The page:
- Introduce key plot points that correlate with the specific funder’s focus areas and the key characters (the staff and the audience served) early on and repeat them. This helps you establish your narrative arc. Poets and songwriters do this in an obvious way when they create a chorus. You want to underscore the most important elements of your proposal and remind the reader throughout. This is especially important in longer narratives. Maintaining a narrative is not the same as redundancy. Return to the theme, but do not make the point with exactly the same words. You do not want to reduce the quality of your content through unnecessary repetitions, especially when working within length restrictions.
- Make sure the entire proposal reads as a coherent whole. You are telling a story, so make it read like one. This is especially important if your organization employs a team approach to grantwriting. If you tend to divide a proposal into sections written by various authors, make sure that one person does the final edit – preferably a detail-oriented person with editing experience.
- Think about the reasons why reviewers should care about your project more than another project and include those details. If you can draw them into a story about why funding your museum of 19th century telephones is important and make them truly care, you have a foot in the door.
- Along that line, make sure your proposal has heart! Even the most formal, conservative foundation wants to see some personality in a proposal. Reviewers have to wade through a lot of proposals, so make sure you give yours every opportunity to stand out. Keep the language in line with the funder’s language, but inject a little soul. Establish a history for the project and provide details about those affected by your work. Interest your reader in the key characters. You may want to provide some testimonials or quotes from people aided by the project. These touches make the narrative more personal and let reviewers know that real people benefit from your services. Pictures and other visual aids may help you succinctly underscore your points while making your project’s audience more real to reviewers.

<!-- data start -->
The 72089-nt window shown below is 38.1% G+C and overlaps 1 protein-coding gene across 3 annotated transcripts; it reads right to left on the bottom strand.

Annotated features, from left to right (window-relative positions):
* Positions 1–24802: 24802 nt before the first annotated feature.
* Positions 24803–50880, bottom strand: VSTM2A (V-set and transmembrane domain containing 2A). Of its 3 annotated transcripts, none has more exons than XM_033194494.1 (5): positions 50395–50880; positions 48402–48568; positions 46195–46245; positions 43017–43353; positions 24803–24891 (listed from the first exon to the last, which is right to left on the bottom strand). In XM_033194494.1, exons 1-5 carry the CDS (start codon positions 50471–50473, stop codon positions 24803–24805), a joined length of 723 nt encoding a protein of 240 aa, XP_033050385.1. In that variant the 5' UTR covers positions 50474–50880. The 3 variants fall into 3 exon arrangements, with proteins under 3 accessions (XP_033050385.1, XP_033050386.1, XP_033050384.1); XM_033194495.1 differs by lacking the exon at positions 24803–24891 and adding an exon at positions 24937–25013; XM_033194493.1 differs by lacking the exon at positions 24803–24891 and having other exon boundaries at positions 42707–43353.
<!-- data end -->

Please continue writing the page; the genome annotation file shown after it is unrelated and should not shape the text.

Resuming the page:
- Even when working with statistics and hard facts, think about how to present them in a way that prevents your readers’ eyes from glazing over. Maybe provide some concrete examples to help readers understand abstruse facts. Or think about how you could incorporate a chart or table to concisely and visually convey a lot of information. If you want to illustrate an increase or decrease in child homelessness effectively, for example, a chart may be more impactful than a list of statistics.
- When in doubt, use font to your advantage. Writers have been doing this for generations, so why not you? Pick a compelling font (within the boundaries of funder stipulations), boldface section heads, underline or italicize important phrases, and use bullets to set lists apart. These are all means of organizing your proposal so that your points get noticed – just do not use them in lieu of interesting writing.
- At the risk of sounding redundant myself, know your audience! A successful author would never adopt a romance novel tone and vocabulary for an academic article. To be well-informed, you need to do your homework. Check out their website; take note of writing style and tone in their written materials. Also, look at the grantmaking priorities and review what has been funded in the past. For instance, if a foundation states that it funds healthcare, but actually only gives funds to providers of homeopathic medicine, it is probably not helpful to include citations from reports written by major pharmaceutical companies in your proposal.
Remember, that making writing easy to read and pleasurable to your audience requires a great deal of behind-the-scenes preparation and work. It’s all part of the job, which is precisely why grantwriting can be so rewarding and yet so exhausting, no matter what your non-grantwriting acquaintances may think.
This post was filed under: Grant Writing